GRC Annual Meeting/GEAEXPO+, Heat-Resistant Drilling Tech, and More

In this post:
*GRC Annual Meeting & GEA GEOEXPO+
*Geothermal Exploration for South Africa a Possibility, Funding a Major Challenge
*U.S. Geothermal Targets Billion Dollar Growth in Rapidly Growing Renewable Energy
*Salt Lake City Commits to Landmark Clean Energy and Climate Change Resolution
*Designing a Geothermal Drilling Tool that Can Take the Heat
*St. Kitts and Nevis Making Substantial Advances on the Energy Front
*NTEC Turns its Attention to Clean Energy
*Press Release: Ansaldo Energia Awarded Contracts in Indonesia Worth 80 Million Euros 
Sandia
“Technologist Elton Wright assists as mechanical engineer Jiann Su inspects a downhole hammer used to drill at Sandia National Laboratories’ high operating temperature (HOT) test facility. Sandia and Swedish firm Atlas Copco designed, built and tested the drilling tool that will withstand the heat of geothermal drilling.”

GRC Annual Meeting & GEA GEOEXPO+
GEA GEOEXPO+
From October 23-26, 2016 in Sacramento, a new twist on GEA’s annual Expo will play out under the themeLeading Innovation, Fostering Cooperation, GEOEXPO+. Over 1,200+ industry leaders will be in attendance from 20+ counties, providing a chance to forge professional connections, view exhibitors leading innovation, and hear from geothermal experts on various tracks at the Marketing Forum, marking the penultimate geothermal event of the year. Visitor registration for the GEA’s GEOEXPO+ is now open.
If your company has a strong interest in promoting its projects, equipment, services, and/ or technology within the geothermal community, please contact Rani@geo-energy.org, +1 (202) 454-5261 to book your space today.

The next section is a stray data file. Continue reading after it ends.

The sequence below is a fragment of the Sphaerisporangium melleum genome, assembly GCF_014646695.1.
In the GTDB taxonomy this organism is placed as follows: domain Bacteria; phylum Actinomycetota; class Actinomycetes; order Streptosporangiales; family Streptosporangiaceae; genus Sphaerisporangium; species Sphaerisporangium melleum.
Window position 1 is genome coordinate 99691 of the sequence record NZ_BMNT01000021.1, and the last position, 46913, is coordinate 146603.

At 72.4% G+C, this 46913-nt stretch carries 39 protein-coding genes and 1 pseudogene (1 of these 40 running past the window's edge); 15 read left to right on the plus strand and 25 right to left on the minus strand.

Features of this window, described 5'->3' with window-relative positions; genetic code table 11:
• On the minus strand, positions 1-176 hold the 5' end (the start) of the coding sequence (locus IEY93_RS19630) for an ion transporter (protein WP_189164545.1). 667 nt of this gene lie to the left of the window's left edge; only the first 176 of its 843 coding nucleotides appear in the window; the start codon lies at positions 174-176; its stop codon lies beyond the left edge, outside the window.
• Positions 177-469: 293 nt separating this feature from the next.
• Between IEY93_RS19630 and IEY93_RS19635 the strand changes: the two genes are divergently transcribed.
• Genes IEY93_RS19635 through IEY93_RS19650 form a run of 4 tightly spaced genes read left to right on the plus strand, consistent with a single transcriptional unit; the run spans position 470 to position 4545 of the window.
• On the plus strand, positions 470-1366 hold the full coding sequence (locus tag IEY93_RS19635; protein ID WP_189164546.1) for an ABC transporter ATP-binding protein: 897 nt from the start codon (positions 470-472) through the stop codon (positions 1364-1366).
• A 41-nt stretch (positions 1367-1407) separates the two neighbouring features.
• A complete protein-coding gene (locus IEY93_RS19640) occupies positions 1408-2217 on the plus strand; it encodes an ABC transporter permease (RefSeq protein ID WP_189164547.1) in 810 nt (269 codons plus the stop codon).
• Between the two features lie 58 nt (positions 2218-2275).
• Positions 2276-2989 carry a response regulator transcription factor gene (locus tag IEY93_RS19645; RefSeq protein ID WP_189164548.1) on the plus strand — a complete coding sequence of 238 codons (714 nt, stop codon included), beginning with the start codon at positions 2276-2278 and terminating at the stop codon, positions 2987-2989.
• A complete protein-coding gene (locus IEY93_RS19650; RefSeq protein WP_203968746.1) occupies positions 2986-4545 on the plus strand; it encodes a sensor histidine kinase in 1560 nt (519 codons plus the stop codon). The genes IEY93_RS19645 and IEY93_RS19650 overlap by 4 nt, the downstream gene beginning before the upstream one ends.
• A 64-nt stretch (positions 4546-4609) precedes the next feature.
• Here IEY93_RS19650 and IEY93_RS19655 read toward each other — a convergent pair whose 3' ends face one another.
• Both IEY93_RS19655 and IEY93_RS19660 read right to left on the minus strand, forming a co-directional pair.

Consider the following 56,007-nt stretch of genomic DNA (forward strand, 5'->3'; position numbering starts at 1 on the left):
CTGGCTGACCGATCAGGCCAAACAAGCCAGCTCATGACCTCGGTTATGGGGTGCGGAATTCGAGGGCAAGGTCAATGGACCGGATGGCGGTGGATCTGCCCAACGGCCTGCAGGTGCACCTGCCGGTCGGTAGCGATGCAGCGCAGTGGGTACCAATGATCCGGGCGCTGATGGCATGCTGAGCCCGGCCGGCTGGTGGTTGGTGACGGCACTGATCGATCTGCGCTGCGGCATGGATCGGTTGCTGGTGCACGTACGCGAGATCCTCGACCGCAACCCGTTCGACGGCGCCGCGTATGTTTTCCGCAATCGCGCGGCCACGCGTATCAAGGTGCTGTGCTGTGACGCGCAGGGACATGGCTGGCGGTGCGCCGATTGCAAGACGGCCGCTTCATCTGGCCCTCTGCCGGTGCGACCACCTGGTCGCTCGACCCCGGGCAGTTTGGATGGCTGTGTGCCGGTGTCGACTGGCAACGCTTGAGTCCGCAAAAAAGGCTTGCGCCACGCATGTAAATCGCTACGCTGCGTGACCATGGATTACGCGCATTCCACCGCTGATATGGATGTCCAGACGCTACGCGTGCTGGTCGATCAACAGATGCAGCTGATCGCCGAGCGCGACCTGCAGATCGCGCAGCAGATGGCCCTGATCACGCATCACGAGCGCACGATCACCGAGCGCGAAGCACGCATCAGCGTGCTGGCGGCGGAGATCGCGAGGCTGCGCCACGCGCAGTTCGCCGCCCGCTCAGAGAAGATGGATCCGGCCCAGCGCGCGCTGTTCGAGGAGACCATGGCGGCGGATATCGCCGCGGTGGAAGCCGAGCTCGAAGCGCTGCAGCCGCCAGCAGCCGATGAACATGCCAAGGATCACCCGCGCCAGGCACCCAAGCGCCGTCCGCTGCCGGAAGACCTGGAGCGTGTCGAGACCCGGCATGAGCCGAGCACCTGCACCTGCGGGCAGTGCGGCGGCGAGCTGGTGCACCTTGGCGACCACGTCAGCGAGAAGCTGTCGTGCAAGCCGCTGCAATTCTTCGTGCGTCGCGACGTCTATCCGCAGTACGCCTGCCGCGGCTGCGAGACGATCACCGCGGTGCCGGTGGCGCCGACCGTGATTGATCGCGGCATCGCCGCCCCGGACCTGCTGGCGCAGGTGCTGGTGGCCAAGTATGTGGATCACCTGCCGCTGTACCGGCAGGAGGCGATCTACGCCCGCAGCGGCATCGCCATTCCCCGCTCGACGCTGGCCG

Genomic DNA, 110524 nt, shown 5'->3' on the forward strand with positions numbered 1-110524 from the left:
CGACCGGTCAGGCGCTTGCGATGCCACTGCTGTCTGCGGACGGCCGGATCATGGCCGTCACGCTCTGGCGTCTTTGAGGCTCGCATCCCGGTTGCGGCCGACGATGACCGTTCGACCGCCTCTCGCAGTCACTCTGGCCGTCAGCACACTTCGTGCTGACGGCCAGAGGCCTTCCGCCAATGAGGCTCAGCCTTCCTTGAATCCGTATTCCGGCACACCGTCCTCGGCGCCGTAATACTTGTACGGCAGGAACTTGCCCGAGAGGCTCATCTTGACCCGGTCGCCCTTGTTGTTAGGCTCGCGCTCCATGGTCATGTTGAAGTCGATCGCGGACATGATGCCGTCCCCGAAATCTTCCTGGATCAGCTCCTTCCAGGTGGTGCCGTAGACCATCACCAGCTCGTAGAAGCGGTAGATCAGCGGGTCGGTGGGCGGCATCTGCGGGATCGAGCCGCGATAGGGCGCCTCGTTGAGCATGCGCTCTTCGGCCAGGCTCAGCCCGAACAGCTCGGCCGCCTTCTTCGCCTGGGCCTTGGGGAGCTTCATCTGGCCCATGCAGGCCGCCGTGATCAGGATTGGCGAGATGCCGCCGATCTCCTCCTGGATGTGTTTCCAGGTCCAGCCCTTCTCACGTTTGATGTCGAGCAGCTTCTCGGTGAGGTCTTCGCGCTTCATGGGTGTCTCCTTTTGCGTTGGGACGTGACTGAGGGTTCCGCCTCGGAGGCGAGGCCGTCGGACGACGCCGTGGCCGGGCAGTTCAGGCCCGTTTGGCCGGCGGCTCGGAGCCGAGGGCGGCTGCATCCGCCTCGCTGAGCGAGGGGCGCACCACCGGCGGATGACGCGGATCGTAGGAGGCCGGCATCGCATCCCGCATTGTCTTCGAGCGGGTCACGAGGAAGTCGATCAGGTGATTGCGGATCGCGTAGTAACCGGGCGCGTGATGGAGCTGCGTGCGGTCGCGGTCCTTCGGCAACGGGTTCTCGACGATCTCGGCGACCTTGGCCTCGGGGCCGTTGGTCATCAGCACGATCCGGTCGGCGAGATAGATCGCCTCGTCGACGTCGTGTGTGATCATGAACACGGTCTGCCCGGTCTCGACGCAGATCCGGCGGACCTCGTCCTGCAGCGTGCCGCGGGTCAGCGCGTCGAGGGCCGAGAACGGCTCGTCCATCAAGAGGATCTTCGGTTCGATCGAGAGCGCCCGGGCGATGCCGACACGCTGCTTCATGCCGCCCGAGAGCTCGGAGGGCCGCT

Why Exhibit?
·         Lead Generation Engage with clients and prospects in a face-to-face setting to better understand their needs. Advance your company’s sales pipelines through personal interactions and enhanced visibility.
·         Meet the Industry Network and mingle with 1,200+ key industry stakeholders and buyers from the U.S. and around the globe. Organize business meetings at one of the many roundtables and lounge areas around the Hall. Meet, network, and develop relationships.
·         Share Your Leading Innovations Be a part of an event showcasing the latest projects, equipment, services and state of the art technology to the geothermal community. Coordinate a product or service  launch/pre-launch at the event.
·         Build Your Brand Gain visibility. Use the GEOEXPO+ as a vehicle to build your brand while simultaneously generating publicity. Generate new interest through Press and covering the event. Interact with our Media Partners to generate buzz around your products and services.
·         Get Smart. Be Smart. Grab a seat at the Marketing Forum to learn about the latest geothermal advancements in the U.S. and around the globe. Walk the sprawling Expo hall floor to see cutting-edge geothermal technologies and services. Scope out what other companies are doing to maximize your marketing strategy.
A big thank you to our 2016 GEOEXPO+/ GRC Annual Meeting Sponsors to-date: BHE Renewables, POWER Engineers, ORMAT Technologies, Inc., and Geothermal Resource Group.
This event is held in tandem with the 40th GRC Annual Meeting.
GRC Annual Meeting
Registration is now open for the geothermal energy event of the year!
Preliminary Program is now available – View the PDF brochure on the GRC Annual Meeting website [https://www.geothermal.org/meet-new.html].

GRC Annual Meeting & GEA GEOEXPO+ features:

GRC Workshops:

GRC Fieldtrips:
Other Events:
The GRC Annual Meeting is held in conjunction with the GEA GEOEXPO+.
Thank you to GEA Members New and Renewed!
 
GEA works to put geothermal on the map in Washington, Sacramento, and elsewhere. We depend upon our members support to do so.   We work to make a difference so that the industry and your company can succeed.
This week we want to say thank you to following new/renewed GEA Members:
VanNess Feldman, LLP
Mitsubishi Power Systems, Inc.
DOSECC Exploration Services, LLC
Ethos Energy
Watch for more thank you’s in future editions of GEW! If you need information about membership go to: http://geo-energy.org/membership.aspx or contact Daniela@geo-energy.org.
Geothermal Exploration for South Africa a Possibility, Funding a Major Challenge